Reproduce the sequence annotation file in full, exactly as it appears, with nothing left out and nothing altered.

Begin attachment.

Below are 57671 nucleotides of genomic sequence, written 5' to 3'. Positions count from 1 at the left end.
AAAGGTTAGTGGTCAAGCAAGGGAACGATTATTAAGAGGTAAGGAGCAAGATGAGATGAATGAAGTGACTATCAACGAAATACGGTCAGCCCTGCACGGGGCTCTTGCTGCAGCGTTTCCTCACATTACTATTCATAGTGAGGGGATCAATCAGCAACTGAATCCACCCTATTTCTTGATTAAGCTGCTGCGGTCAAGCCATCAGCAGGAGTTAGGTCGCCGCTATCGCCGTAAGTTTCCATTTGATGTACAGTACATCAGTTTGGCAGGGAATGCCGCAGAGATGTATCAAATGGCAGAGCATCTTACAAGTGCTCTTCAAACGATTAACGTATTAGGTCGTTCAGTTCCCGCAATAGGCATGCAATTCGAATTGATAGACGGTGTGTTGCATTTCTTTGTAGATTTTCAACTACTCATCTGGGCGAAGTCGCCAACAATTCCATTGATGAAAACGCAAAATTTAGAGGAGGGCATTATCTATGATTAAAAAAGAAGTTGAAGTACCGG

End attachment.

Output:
Below are 57671 nucleotides of genomic sequence, written 5' to 3'. Positions count from 1 at the left end.
AAAGGTTAGTGGTCAAGCAAGGGAACGATTATTAAGAGGTAAGGAGCAAGATGAGATGAATGAAGTGACTATCAACGAAATACGGTCAGCCCTGCACGGGGCTCTTGCTGCAGCGTTTCCTCACATTACTATTCATAGTGAGGGGATCAATCAGCAACTGAATCCACCCTATTTCTTGATTAAGCTGCTGCGGTCAAGCCATCAGCAGGAGTTAGGTCGCCGCTATCGCCGTAAGTTTCCATTTGATGTACAGTACATCAGTTTGGCAGGGAATGCCGCAGAGATGTATCAAATGGCAGAGCATCTTACAAGTGCTCTTCAAACGATTAACGTATTAGGTCGTTCAGTTCCCGCAATAGGCATGCAATTCGAATTGATAGACGGTGTGTTGCATTTCTTTGTAGATTTTCAACTACTCATCTGGGCGAAGTCGCCAACAATTCCATTGATGAAAACGCAAAATTTAGAGGAGGGCATTATCTATGATTAAAAAAGAAGTTGAAGTACCGG